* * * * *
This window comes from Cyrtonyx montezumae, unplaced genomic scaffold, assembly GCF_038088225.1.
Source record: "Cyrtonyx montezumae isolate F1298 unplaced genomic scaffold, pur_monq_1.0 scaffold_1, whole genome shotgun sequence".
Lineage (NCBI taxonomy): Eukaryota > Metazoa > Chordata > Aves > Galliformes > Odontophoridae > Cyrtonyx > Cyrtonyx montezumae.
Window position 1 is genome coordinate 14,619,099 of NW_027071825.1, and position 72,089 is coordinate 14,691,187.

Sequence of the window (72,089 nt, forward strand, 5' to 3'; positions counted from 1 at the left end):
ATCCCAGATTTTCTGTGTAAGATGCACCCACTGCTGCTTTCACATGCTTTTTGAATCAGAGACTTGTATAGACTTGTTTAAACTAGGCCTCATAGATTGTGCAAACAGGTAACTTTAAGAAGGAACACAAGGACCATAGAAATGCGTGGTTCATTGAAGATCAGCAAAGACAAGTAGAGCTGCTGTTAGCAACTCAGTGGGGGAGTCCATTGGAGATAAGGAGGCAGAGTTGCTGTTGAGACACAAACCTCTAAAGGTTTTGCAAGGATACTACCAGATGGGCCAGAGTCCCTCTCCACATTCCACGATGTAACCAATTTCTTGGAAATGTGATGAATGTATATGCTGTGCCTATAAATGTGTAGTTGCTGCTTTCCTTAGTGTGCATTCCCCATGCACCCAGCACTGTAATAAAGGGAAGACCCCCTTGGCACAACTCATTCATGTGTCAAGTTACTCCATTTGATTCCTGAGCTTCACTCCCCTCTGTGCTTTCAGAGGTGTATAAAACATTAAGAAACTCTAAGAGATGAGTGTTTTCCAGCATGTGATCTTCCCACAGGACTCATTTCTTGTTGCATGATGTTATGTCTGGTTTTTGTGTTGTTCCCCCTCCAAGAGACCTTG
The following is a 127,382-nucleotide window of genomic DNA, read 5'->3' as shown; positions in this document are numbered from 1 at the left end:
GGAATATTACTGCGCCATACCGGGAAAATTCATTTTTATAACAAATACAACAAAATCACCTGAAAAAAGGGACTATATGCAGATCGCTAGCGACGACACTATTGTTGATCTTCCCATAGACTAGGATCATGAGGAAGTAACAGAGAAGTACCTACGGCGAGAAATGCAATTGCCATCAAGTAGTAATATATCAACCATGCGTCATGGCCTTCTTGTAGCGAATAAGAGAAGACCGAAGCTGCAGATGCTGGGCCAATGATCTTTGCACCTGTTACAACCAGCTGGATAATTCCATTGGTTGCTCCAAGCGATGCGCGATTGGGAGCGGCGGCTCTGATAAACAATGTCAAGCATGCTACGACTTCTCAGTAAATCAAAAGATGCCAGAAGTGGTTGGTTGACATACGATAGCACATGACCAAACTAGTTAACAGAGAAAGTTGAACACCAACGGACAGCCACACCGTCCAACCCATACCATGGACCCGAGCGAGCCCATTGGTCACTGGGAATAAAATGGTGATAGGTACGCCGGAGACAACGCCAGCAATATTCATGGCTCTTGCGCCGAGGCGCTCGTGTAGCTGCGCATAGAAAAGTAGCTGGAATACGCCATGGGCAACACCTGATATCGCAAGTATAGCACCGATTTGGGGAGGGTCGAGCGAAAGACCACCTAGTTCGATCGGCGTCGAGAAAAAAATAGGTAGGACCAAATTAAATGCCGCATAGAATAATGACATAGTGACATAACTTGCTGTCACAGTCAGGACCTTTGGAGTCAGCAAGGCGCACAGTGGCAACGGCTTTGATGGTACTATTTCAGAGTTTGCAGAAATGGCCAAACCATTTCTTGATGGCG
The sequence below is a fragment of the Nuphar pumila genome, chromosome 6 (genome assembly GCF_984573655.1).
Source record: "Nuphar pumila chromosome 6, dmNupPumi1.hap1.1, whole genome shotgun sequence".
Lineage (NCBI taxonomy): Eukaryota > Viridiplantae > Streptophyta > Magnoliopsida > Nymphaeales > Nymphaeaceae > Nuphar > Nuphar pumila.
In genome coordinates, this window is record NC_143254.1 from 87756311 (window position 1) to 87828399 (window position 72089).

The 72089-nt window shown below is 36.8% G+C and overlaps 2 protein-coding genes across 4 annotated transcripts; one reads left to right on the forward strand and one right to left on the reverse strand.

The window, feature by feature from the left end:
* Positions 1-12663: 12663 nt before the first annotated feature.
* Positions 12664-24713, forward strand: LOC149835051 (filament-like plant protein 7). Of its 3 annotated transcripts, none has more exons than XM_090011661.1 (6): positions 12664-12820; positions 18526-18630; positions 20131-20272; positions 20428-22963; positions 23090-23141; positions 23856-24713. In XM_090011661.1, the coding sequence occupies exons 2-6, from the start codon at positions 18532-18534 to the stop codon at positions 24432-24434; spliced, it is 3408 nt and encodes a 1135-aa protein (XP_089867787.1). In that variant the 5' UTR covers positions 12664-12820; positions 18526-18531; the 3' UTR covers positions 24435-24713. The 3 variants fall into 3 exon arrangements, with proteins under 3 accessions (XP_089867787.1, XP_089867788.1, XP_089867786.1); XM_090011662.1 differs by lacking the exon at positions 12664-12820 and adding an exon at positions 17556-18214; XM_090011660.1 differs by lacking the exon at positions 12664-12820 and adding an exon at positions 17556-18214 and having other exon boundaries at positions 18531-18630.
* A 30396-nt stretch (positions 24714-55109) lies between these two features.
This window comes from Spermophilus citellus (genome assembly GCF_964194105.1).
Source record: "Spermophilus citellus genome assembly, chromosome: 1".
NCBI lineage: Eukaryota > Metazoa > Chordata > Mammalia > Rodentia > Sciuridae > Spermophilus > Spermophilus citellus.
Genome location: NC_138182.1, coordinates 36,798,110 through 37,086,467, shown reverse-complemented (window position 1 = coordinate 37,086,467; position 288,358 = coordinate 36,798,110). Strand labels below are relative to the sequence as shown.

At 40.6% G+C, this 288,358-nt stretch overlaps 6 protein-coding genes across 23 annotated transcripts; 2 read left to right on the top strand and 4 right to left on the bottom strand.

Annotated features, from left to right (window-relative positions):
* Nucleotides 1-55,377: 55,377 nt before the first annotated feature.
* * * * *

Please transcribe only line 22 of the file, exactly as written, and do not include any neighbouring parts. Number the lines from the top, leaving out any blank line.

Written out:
At 40.6% G+C, this 288,358-nt stretch overlaps 6 protein-coding genes across 23 annotated transcripts; 2 read left to right on the top strand and 4 right to left on the bottom strand.